London Eye: October 2008

 Sarah Maple, Haram, 2008, oil on canvas, 80 x 112cm, Image courtesy SaLon Gallery, London

Sarah Maple, Haram, 2008, oil on canvas, 80 x 112cm, Image courtesy SaLon Gallery, London

With all eyes on the marquee in Regents Park where the sixth annual Frieze contemporary art fair opens on Oct. 16 in an atmosphere of nervous apprehension [full report to appear soon on Auction Central News], it was easy to miss one or two other newsworthy items developing elsewhere in the capital.

Over at the recently opened SaLon Gallery in West London, work by young British contemporary artist Sarah Maple has been incurring the wrath of The Muslim Association of Britain (MAB), according to UK broadsheet the Daily Telegraph.

The oil painting in question, titled Haram, shows the artist, herself a young British Muslim, wearing traditional Islamic dress and cradling a pig. According to the Daily Telegraph report, Mokhtar Badri, a spokesman for MAB, objected to the work on the grounds that Muslims are “taught to keep their distance from pigs because they are unclean”. The Telegraph item said that MAB “plans to visit the SaLon Gallery to demand that it remove Maple’s painting” when the exhibition opens on Oct. 16. Understandably, SaLon Gallery increased its security provision ahead of the opening.

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New Pa. law requires online trading assistants to be licensed, bonded

HARRISBURG, Pa. (ACNI) – On Oct. 9, Governor Edward G. Rendell of Pennsylvania added his signature to Senate Bill 908, thus enacting a law that makes it mandatory for online trading assistants to register with the State Board of Auctioneer Examiners, pay a registration fee and post a surety bond. Known as the Auctioneer Licensing and Trading Assistant Registration Act, Senate Bill 908 is an amended, updated version of an existing law (Act 85) that has been on the books since 1983. In its new form, the legislation creates a more equitable and clearly defined playing field for the state’s licensed auctioneers, who face increased competition from entrepreneurs or “drop shops” that charge a fee to manage auctions online for outside consignors. On the other hand, the law also benefits trading assistants, who no longer have to fear the prospect of legislation requiring them to undertake formal auctioneer training.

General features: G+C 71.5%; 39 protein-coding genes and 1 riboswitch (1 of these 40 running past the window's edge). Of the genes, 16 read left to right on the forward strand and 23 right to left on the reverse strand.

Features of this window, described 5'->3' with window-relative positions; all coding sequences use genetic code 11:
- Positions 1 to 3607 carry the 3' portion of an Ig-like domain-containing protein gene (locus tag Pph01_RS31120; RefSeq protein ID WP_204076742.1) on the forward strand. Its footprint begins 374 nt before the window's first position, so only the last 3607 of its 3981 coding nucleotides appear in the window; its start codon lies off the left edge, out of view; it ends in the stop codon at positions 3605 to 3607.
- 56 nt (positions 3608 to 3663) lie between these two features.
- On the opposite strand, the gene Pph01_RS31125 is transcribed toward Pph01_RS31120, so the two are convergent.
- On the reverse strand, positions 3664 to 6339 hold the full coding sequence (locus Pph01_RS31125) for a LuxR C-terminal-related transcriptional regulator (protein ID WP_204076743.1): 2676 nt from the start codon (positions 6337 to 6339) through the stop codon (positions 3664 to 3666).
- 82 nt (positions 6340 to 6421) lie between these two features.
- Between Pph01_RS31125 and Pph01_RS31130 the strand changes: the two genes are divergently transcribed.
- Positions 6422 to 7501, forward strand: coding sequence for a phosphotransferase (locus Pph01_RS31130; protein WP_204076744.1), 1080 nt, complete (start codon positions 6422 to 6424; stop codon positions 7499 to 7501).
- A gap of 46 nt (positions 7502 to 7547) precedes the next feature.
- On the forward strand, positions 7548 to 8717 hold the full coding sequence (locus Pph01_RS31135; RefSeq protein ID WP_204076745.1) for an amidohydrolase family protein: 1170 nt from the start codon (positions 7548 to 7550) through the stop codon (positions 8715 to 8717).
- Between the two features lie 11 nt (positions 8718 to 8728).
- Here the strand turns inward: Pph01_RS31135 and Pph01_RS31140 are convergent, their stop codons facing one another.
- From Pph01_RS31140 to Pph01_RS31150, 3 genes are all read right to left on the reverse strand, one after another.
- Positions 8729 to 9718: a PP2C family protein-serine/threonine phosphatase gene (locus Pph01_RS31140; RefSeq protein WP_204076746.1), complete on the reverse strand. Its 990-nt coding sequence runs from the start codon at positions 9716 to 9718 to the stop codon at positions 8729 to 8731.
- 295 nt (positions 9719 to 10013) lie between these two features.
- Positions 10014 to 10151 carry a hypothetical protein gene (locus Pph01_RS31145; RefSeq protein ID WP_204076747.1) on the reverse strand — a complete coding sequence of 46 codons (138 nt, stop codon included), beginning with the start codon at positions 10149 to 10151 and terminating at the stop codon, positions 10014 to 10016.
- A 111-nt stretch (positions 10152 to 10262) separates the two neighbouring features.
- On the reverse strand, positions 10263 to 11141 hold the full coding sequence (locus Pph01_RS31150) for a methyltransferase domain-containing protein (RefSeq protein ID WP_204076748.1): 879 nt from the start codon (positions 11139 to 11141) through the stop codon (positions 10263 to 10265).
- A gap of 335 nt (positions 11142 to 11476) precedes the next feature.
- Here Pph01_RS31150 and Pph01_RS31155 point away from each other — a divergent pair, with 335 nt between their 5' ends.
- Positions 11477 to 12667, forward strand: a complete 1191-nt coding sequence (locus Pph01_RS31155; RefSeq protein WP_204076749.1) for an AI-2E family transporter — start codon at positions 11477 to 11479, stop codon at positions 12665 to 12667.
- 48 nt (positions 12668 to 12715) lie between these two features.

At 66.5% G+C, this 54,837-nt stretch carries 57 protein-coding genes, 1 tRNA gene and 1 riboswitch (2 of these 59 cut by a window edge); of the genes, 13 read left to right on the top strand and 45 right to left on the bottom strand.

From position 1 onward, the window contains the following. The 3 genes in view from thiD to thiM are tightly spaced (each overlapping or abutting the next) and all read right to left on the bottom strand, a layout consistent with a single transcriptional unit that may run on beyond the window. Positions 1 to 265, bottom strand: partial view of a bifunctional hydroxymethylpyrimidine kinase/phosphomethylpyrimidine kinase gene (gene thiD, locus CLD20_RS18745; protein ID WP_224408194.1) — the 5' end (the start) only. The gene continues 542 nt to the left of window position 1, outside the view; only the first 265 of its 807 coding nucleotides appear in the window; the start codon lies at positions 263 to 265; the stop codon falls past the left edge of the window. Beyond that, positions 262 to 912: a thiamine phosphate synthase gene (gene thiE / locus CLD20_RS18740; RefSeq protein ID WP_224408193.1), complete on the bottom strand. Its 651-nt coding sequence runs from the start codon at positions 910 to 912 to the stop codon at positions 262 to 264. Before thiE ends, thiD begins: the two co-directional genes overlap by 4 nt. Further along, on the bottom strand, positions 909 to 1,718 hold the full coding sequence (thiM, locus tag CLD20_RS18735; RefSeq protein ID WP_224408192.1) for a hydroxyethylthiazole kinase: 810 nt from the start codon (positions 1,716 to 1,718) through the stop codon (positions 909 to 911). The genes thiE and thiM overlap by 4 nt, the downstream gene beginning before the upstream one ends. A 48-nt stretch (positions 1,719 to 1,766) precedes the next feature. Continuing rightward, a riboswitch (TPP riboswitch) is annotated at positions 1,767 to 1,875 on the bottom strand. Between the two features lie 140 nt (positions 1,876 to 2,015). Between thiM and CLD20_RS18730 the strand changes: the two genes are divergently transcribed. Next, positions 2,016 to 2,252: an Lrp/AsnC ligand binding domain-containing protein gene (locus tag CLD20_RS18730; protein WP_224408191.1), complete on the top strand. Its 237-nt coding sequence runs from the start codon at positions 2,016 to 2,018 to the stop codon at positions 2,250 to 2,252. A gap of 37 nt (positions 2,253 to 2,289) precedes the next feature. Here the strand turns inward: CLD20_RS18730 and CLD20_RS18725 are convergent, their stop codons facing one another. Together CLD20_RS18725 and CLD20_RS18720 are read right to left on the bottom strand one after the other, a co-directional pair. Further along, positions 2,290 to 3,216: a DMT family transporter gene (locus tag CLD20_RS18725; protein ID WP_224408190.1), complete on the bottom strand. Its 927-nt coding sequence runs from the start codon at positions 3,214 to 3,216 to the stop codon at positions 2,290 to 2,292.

Previously, those who sold personal property through timed Internet auctions on behalf of a third party in Pennsylvania were exempted from obtaining an auctioneer’s license, although it had been argued that “trading assistants” were operating as de facto auctioneers. Some of the state’s auctioneers, particularly those whose businesses are largely dependent on local estates, felt the situation created an unfair advantage for their unlicensed competitors. Additionally, Pennsylvania’s auctioneers overwhelmingly felt that they have a collective reputation to uphold, and that unregulated trading assistants should not in any way be regarded or perceived as “auctioneers.”

Under the new bill, which was introduced on Sept. 25 by State Senator Rob Wonderling (R-24th District, representing parts of Bucks, Lehigh, Montgomery and Northampton counties), trading assistants will be required to pay a biennial $100 fee to the State Board of Auctioneer Examiners. Additionally, each trading assistant must file a $5,000 bond to cover any judgments that might be ordered payable by a court.

In presenting his case for passage of the bill, Wonderling noted that more than 15,000 residents of Pennsylvania make their living by selling goods on sites like eBay. He said consumers who either buy or sell items through a trading assistant will be afforded greater protection now, because those assistants will be bonded and monies received will be placed in escrow while a transaction is in progress. It is important to note that the new legislation specifically excludes “any sale conducted through an online Internet bidding platform [such as LiveAuctioneers.com] from being considered an auction or sale at auction.” Additionally, the law does not apply to individuals who sell their own merchandise on eBay or similar Web sites.

Trading assistant licenses will not be granted to anyone who has been convicted of forgery, embezzlement, obtaining money under false pretenses, extortion, criminal conspiracy or similar offenses, either in Pennsylvania or any other state.

Mike Sturla (D-Lancaster), who negotiated final language of the legislation, said he had been working on some of the provisions since last year. He said his goal was to “(address) the growing problem of online auction fraud.”

Based on certain blog postings seen online, not everyone is pleased with the new law. One blogger asked, “Why should I have to be licensed? EBay actually conducts the auction, while I just write the descriptions and send the merchandise.” The blogger also questioned how the state would enforce the law, noting that many sellers don’t know they are to collect sales tax.